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By now most people have heard that there was another global cyberattack on Tuesday. Called, Petya, the new virus hit computers across Europe, India, Russia, South America, and the USA.
But according to Comae Technologies Founder Matt Suiche, the virus was designed to look like ransomware but was actually wiper malware that wipes computers outright, destroying all records from the targeted systems.
The Petya ransomware attacks that began infecting computers in several countries on Tuesday and demanded $300 ransom. However, the makers of this virus had no intention of restoring the computers at all.
Security experts even believe the real attack has been disguised to divert world’s attention from a state-sponsored attack on Ukraine to a malware outbreak.
“We believe the ransomware was, in fact, a lure to control the media narrative, especially after the WannaCry incident, to attract the attention on some mysterious hacker group rather than a national state attacker,” Suiche writes.
What does Petya do?
Petya, unlike other traditional ransomware, does not encrypt files on a targeted system one by one.
Instead, Petya reboots victims computers and encrypts the hard drive’s master file table (MFT) and renders the master boot record (MBR) inoperable, restricting access to the full system by seizing information about file names, sizes, and location on the physical disk.
Then Petya ransomware takes an encrypted copy of MBR and replaces it with its own malicious code that displays a ransom note, leaving computers unable to boot.
However, this new variant of Petya does not keep a copy of replaced MBR leaving infected computers unbootable even if victims get the decryption keys.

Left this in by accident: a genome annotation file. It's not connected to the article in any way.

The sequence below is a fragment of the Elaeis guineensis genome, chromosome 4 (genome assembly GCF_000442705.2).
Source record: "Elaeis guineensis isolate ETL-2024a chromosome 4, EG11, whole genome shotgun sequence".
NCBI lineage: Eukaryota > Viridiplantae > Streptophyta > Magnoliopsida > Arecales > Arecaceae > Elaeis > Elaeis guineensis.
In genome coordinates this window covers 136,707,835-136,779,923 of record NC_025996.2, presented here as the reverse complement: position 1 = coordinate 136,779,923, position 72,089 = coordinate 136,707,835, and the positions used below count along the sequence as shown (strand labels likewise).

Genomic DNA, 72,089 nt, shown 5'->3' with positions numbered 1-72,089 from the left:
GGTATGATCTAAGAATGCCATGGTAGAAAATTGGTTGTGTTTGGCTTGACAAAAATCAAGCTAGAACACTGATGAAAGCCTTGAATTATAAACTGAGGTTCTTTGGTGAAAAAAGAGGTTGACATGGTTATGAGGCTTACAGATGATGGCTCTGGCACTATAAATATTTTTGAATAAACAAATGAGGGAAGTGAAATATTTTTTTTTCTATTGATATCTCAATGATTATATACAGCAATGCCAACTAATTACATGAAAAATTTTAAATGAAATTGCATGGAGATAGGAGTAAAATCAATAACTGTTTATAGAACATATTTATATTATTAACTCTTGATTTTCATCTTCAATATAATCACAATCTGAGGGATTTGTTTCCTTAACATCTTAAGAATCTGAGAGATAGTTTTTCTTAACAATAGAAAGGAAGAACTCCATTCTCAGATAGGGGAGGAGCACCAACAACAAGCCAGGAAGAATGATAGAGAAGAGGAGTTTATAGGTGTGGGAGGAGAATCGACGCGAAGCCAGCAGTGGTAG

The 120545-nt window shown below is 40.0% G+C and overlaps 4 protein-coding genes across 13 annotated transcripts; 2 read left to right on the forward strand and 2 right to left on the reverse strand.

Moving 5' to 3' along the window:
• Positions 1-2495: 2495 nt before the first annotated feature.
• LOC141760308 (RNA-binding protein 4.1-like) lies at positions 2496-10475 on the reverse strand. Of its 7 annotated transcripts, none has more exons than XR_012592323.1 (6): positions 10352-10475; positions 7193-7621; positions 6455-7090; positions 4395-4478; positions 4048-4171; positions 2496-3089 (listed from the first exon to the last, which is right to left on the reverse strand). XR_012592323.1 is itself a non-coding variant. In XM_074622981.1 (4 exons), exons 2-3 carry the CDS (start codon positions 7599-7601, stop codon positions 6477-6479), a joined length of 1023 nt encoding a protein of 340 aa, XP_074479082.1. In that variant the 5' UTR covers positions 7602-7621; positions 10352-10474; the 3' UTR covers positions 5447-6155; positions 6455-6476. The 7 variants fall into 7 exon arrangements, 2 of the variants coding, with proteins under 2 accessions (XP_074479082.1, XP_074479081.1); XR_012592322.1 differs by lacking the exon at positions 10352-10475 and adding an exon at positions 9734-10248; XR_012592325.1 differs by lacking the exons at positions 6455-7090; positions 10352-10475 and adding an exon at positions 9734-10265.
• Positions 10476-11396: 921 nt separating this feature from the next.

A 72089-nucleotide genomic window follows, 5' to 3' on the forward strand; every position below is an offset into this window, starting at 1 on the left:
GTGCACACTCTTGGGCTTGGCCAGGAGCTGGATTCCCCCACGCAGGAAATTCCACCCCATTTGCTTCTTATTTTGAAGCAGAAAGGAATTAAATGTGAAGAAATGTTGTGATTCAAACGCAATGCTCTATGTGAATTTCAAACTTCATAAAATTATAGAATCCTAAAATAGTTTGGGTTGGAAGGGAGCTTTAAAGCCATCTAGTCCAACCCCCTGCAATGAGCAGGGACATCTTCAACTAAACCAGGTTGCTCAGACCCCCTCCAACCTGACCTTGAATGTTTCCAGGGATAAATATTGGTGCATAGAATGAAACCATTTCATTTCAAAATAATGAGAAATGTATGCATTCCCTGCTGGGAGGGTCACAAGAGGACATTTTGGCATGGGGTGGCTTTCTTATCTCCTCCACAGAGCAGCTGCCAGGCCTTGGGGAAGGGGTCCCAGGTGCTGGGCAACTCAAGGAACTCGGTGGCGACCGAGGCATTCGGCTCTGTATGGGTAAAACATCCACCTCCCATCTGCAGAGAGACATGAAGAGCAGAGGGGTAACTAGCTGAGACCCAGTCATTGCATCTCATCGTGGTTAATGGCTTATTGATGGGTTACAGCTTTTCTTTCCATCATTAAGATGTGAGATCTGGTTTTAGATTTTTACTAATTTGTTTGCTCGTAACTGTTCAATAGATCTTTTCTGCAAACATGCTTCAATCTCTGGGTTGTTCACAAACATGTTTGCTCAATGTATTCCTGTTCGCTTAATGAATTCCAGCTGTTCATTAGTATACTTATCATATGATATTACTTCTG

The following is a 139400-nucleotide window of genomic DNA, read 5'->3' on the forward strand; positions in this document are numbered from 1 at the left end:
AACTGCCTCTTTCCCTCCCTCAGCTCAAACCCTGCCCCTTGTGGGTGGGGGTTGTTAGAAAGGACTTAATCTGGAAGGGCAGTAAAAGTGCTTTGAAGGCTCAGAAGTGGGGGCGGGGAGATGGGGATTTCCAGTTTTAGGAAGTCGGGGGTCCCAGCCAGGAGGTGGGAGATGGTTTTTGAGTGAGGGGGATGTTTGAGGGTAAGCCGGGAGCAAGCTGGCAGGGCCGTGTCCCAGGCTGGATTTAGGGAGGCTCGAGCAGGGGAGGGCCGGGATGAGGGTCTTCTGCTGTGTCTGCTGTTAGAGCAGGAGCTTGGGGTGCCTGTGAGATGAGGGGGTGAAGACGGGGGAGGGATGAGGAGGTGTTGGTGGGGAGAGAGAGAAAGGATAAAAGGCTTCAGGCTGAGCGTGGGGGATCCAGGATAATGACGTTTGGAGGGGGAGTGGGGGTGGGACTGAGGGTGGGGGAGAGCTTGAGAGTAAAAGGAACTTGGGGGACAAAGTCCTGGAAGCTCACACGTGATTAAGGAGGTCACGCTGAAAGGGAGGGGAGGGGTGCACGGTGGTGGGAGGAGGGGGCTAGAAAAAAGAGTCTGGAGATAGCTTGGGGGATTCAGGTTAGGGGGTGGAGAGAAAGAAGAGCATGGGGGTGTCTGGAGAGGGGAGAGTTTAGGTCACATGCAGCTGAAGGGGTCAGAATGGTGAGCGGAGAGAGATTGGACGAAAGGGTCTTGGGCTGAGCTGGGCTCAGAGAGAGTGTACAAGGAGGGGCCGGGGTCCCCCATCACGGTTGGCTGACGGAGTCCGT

Also, after infecting one machine, the Petya ransomware scans the local network and quickly infects all other machines (even fully-patched) on the same network, using EternalBlue SMB exploit, WMIC and PSEXEC tools.
Don’t Pay the Ransom because you are not getting your files back anyway.
Kaspersky researchers also agree.
“Our analysis indicates there is little hope for victims to recover their data. We have analyzed the high-level code of the encryption routine, and we have figured out that after disk encryption, the threat actor could not decrypt victims’ disks,” the security firm said.
“To decrypt a victim’s disk threat actors need the installation ID. In previous versions of ‘similar’ ransomware like Petya/Mischa/GoldenEye this installation ID contained the information necessary for key recovery.”
However, it is still speculation, but the virus primarily and massively targeted multiple entities in Ukraine, including the country’s local metro, Kiev’s Boryspil airport, electricity supplier, the central bank, and the state telecom. Other countries infected by the Petya virus included Russia, France, Spain, India, China, the United States, Brazil, Chile, Argentina, Turkey and South Korea.
Be Safe – Backup Your Data Regularly!
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